It clarifies that a state of muscle relaxation is functional with the proper performance. The rhythmic pulse is the basis of our coordinated movements and everything corresponds precisely to the physiology of our natural breathing, in the two phases inhaling and exhaling.

From the very nature of our body comes the music!

sabato 14 febbraio 2015

Study of Tallis motet "If ye love me"

Thomas Tallis (1505 ca. - 1585) (ca. 1505 - 1585) was a famous English musician of the sixteenth century, organist and composer in the chapel of the Royal Court. His work also has a great ecumenical value
If ye love me
because, while remaining faithful to the Catholic faith, he worked for the liturgical service of the new Anglican Church.

The motet If ye love me is based on the text of the Gospel of John, chapter 14, verses 15 to 17:

If ye love me, keep my commandments. And I will pray the Father, and he shall give you another Comforter, that he may bide with you for ever; even the Spirit of truth.

The execution of the motet is not particularly difficult for an amateur choir: prevail consecutive notes (ie the conjunct motion in the musical scale); polyphony is simple and the effect extraordinarily effective, fervent in the expression of God's Word.

Here the music, in F (a fourth above compared to the original key), which is used routinely in amateur choirs:

Thomas Tallis

Thomas Tallis

I propose audio files, where I exercise, in every section, every single phrase: first by rhythmic reading of the text, then with the repeated listening of each phrase. After this, propose to exercise two or three contiguous phrases and finally the entire part of each section.

Listen section of sopranos: Tallis, If ye love me, soprani

Listen section of altos: Tallis, If ye love me, contralti

Listen to the section of the tenors: Tallis, If ye love me, tenori

Listen to the bass section: Tallis, If ye love me, bassi

domenica 8 febbraio 2015

The learning of a Bach Chorale, phrase by phrase

BWV 147We can learn to sing a Bach Chorale with a simple teaching aid prepared for the purpose. It is not just for beginners, both for the high quality of the author, and for the need to use the German text (translations are not advisable). However, we choose the famous Choral "Jesus bleibet meine Freude" BWV 147, which is certainly not among the most difficult.

An audio file can be prepared by live performances at the keyboard: an electronic organ or piano. The choice of the piano is preferable because the piano produces more effectively the musical phrasing, by means of changes of dynamic and accentuations; however presents the disadvantage of not reproduce the human voice and the words of the text. 

To overcome this problem, many choirs use other methods of study: the most used is the realization of the parts in MIDI format. This technique undoubtedly presents some advantages: first, allows singers to listen to the single part, but also the part inserted inside the polyphony; furthermore, using a new technologically advanced system, you can hear even the words of the text, always made with the procedure of electronic processing.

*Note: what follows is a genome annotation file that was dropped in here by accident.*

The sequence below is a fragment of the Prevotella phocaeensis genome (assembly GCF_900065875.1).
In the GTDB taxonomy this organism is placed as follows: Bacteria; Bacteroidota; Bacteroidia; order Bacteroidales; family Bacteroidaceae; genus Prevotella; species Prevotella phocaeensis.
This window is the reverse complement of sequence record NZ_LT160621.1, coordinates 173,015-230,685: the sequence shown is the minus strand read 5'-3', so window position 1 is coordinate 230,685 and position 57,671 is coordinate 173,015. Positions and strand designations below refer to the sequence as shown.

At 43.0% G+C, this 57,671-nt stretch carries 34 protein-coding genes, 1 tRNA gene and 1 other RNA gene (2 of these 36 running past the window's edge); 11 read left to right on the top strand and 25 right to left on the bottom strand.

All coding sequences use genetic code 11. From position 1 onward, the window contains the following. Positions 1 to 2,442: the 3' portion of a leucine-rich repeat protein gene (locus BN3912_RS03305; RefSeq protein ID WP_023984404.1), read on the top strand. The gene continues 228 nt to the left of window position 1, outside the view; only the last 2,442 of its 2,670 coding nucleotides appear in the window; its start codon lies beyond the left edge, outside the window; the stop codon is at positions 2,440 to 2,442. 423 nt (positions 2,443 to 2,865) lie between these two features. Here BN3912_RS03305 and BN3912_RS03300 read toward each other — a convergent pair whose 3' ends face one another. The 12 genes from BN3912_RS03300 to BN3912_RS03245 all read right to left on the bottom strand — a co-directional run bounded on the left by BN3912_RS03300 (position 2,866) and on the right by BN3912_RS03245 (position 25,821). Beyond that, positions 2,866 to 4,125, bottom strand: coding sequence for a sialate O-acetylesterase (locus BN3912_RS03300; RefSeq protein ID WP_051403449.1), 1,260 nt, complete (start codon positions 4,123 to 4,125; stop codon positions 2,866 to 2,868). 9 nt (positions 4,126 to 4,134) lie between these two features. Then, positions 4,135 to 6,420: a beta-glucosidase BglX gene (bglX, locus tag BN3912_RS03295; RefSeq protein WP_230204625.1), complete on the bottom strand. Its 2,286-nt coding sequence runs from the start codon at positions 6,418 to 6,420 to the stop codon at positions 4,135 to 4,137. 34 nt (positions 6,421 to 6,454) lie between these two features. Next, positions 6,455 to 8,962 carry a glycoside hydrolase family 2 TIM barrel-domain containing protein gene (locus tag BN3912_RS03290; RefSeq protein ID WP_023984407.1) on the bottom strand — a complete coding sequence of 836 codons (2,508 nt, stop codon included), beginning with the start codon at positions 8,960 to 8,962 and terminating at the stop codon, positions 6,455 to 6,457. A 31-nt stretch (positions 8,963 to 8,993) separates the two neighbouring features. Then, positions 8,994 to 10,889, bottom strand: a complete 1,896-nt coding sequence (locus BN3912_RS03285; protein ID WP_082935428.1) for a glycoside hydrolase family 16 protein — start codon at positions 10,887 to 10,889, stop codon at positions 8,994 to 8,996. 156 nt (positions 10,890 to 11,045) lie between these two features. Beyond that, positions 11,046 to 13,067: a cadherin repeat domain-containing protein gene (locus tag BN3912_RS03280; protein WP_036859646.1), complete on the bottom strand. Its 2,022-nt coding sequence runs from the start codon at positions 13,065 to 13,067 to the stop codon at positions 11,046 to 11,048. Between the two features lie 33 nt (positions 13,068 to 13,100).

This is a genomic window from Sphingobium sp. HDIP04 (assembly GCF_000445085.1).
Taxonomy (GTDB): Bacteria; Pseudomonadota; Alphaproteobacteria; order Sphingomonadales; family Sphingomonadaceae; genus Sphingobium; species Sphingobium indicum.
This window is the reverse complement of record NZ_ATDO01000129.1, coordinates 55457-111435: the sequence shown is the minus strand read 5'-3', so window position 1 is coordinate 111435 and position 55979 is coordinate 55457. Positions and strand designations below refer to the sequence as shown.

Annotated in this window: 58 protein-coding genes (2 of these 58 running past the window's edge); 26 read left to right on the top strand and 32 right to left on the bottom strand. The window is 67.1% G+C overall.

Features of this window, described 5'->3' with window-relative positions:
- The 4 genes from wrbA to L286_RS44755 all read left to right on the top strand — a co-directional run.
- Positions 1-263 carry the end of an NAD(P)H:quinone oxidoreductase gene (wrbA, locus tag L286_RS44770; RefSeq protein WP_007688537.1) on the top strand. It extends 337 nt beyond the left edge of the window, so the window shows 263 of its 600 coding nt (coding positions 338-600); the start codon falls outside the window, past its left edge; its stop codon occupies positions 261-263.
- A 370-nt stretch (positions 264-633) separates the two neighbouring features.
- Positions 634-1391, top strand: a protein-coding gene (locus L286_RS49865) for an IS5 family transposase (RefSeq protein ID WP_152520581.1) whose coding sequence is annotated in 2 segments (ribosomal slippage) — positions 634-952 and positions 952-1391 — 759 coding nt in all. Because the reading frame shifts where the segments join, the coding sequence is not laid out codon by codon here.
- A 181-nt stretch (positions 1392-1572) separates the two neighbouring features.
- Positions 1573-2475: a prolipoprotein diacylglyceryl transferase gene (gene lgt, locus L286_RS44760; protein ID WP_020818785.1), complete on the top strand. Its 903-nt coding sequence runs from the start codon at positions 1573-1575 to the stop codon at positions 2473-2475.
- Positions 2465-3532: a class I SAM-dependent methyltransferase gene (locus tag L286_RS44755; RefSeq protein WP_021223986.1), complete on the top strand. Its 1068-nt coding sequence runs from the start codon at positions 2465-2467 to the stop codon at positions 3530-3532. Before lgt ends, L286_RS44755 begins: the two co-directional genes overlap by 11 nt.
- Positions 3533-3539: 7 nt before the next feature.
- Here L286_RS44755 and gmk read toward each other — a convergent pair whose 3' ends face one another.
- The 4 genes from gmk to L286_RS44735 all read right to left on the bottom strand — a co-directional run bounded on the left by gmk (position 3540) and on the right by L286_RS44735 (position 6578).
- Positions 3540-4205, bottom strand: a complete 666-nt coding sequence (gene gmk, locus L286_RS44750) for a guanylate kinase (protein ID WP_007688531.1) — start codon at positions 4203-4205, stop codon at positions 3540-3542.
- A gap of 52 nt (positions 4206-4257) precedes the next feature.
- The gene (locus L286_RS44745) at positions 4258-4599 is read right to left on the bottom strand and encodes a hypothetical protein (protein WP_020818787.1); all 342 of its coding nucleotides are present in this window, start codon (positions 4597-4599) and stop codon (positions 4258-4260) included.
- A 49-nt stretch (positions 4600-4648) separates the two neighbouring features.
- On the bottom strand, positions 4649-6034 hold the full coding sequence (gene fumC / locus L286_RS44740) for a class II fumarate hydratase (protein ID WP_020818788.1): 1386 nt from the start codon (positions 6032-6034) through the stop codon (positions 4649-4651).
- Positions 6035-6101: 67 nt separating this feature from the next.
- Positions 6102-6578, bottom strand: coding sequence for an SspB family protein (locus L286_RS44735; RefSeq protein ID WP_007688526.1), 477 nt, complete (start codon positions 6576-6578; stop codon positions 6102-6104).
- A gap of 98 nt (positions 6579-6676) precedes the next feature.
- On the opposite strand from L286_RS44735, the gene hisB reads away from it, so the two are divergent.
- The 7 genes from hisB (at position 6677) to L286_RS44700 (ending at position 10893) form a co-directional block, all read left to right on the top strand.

Our perplexity, regarding the use of the MIDI, consists of the mechanicalness unmusical effect, which excludes not only the dynamic and accentuations, but even the breaths and the natural mobility of tempo. Even the execution of the text may have problems of accentuation and pronunciation. The ongoing technical development are trying to adapt the mechanical means even in the face of these problems, however, we are still far from a result that can be considered similar to that of a human performance.

I therefore propose the audio files teaching performed live. I introduce first of all the reading of the text:

Jesus bleibet meine Freude,
Meines Herzens Trost und Saft,
Jesus wehret allem Leide,
Er ist meines Lebens Kraft,
Meiner Augen Lust und Sonne,
Meiner Seele Schatz und Wonne;
Darum lass ich Jesum nicht
Aus dem Herzen und Gesicht.


Jesus remains my joy,

the comfort and life's blood of my heart,
Jesus defends me against all sorrows,
he is my life's strength,
the delight and sun of my eyes
my soul's treasure and joy;

Of my soul the joy and treasure;
therefore I shall not let Jesus go
from my heart and sight.

The musical part:
Jesus bleibet meine Freude

Here is the rhythmic reading of the text. Listen: Bach, Jesus bleibet meine Freude, lettura ritmica

In audio files dedicated to individual sections, I propose the rhythmic reading of each phrase, followed by listening to music, every phrase proposes the immediate repetition of the musical line. Listen: Bach, Jesus bleibet meine Freude, soprani

For the altos, to accustom the ear is also expected to listen to their part together with that of the sopranos, who in the live performance often deceives the singer less experienced. Listen:  Bach, Jesus bleibet meine Freude, contralti
Listen now part of the tenors: Bach, Jesus bleibet meine Freude, tenori

And finally the bass part; also this provides the end listening along with the part of the tenors. Listen to the bass part: Bach, Jesus bleibet meine Freude, bassi